How I Learned to Code – The Intro

Hi, I’m Austen. I taught myself to code. You can learn to code, too. It takes work and time, but it’s worth it.

Why?

Because programming can be used to improve every type of job there is. Whether you work as a janitor, an engineer, a financial analyst, or an insurance agent – when you learn to code you will make yourself more efficient, learn to think critically, and equip yourself for the future.

Here’s how I learned to code:

Part 1. How I learned to Code – The Intro (this article)

Part 2. How to Go About Teaching Yourself to Code

Part 3. How to Network and Interview as a Self-Taught Programmer

Part 4. How to not give up and land yourself a job

Who am I ?

I dreamed of being an engineer since I was a kid. I was inspired by characters like ‘Q’ from James Bond – inventors of dazzling gadgets and innovative tools. It seemed that the secret to these wondrous items was a knowledge of science and technology. That pointed me right in the direction of engineering.

When I was in college, I had a choice to make between the type of engineer I could be. I was able to work on a degree in Engineering-Physics before having to make this decision. Ultimately, my choice to study Civil Engineering was influenced by the other civil engineers in my life who had inspired me to make an impact on the world. I saw myself traveling the world and improving infrastructure in countries that needed it.

When I graduated in 2013, the state of the economy hit me where it hurt. I spent a year doing odd jobs, floating between retail and grounds maintenance to get by. I was able to land a job in April of 2014 at a large water utility company. It was a great opportunity to work at a company that boasted some of the biggest and best civil engineering infrastructure in the world.

I was disappointed by what I found there. The position I was hired for wasn’t exactly civil engineering – it was more facilities management. That meant managing contracts, coordinating projects, and doing some basic space planning and furniture buying when required. I was completely stagnant in my technical growth, and I wasn’t even doing what I’d trained for years to do!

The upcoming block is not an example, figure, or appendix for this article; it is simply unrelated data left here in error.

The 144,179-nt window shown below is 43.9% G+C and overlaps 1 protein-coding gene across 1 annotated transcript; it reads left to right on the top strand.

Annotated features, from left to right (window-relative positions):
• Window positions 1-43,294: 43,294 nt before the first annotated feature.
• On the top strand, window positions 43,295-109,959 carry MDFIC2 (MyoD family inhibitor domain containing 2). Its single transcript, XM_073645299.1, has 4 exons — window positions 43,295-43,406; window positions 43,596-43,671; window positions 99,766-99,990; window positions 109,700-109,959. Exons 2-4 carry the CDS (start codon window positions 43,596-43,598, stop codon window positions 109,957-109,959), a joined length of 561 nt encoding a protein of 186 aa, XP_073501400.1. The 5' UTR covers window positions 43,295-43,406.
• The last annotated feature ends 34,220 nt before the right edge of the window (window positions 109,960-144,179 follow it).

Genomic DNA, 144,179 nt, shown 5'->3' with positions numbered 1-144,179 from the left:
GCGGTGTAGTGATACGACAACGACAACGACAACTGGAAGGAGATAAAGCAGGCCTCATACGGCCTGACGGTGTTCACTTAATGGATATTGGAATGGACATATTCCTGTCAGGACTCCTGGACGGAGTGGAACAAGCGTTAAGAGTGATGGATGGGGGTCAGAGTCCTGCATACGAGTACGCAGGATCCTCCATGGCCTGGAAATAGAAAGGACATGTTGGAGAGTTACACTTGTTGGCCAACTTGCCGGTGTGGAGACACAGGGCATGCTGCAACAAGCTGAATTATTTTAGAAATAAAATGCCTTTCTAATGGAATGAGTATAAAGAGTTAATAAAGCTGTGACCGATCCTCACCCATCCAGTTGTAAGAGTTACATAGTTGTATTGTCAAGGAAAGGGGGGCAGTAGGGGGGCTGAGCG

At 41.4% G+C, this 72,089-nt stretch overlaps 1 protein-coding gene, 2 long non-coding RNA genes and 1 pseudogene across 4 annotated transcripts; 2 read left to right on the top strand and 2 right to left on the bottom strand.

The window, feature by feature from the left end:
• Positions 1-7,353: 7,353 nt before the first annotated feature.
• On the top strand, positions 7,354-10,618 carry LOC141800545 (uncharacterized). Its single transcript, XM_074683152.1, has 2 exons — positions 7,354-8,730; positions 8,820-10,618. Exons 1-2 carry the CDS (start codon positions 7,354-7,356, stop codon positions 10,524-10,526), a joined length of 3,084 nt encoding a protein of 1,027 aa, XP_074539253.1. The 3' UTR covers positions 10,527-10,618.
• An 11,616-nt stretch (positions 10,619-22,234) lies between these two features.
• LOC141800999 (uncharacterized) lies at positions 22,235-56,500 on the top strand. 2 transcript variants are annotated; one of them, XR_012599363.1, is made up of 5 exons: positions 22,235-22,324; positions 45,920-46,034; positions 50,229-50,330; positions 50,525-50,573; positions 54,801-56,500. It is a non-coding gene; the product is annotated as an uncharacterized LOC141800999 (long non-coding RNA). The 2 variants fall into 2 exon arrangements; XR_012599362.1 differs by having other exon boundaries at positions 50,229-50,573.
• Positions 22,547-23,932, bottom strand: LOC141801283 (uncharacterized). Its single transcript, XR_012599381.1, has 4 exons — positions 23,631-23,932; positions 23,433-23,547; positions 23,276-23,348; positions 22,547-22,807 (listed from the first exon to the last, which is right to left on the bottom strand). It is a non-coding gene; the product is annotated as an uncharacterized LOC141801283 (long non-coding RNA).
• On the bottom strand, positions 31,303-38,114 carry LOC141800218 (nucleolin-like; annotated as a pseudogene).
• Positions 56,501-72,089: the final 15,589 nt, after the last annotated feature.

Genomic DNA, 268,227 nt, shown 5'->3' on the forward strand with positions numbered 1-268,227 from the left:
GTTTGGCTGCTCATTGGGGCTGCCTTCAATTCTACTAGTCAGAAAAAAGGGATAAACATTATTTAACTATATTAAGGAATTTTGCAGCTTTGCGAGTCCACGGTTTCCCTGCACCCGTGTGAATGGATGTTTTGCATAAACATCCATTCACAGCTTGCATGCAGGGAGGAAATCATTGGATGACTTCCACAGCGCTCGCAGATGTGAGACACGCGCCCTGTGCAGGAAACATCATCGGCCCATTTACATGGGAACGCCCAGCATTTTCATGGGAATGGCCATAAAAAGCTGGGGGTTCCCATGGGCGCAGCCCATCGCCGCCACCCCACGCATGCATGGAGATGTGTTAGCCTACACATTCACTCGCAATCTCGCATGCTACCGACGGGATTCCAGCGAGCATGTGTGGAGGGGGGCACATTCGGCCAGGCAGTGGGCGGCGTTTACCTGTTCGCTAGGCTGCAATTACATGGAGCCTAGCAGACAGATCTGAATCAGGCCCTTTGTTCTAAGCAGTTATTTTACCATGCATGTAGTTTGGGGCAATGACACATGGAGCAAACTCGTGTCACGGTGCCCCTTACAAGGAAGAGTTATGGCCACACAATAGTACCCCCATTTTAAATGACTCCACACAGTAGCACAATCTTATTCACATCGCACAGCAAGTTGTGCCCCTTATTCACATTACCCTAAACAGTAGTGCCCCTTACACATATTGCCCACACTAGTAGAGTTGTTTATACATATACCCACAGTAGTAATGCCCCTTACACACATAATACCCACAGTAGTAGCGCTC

However, that job taught me three key things that would contribute to my future success:

  1. I learned how to talk with people and manage expectations
  2. I learned how to manage projects
  3. I learned about building management and automation

While working for the utility company, I decided I had enough. I did some soul searching to try and figure out what I truly wanted to do for the rest of my life. What would I really enjoy working on every day? What kind of environment would I want to be in?

Learning to code started with Minecraft servers

I tried to think of the things that had initially drawn me to engineering. Why did I like engineering? Because I want to unlock the mysteries of the universe and make things that people use.

I remembered how much I had enjoyed my intro to coding courses in college. I was playing some Minecraft at the time, so decided to go about setting up my own Minecraft server. In order to do so, I had to set up a Linux operating system. After I started building a server on linux, my playing minecraft went to zero while my building minecraft servers time went to 100.

I came to the following realizations:

  1. I love building things
  2. Highly technical problems are fun
  3. I love solving problems for other people

The perfect solution was to learn to code. I could build things and see the results almost instantly, which was pretty cool. I could also use the power of technology to solve a wide variety of problems. This was the next step – learn to program.

You just read:  How I learned to Code – The Intro (this article)

Next in how I learned to code:

Part 2. How to Go About Teaching Yourself to Code

Part 3. How to Network and Interview as a Self-Taught Programmer

Part 4. How to not give up and land yourself a job

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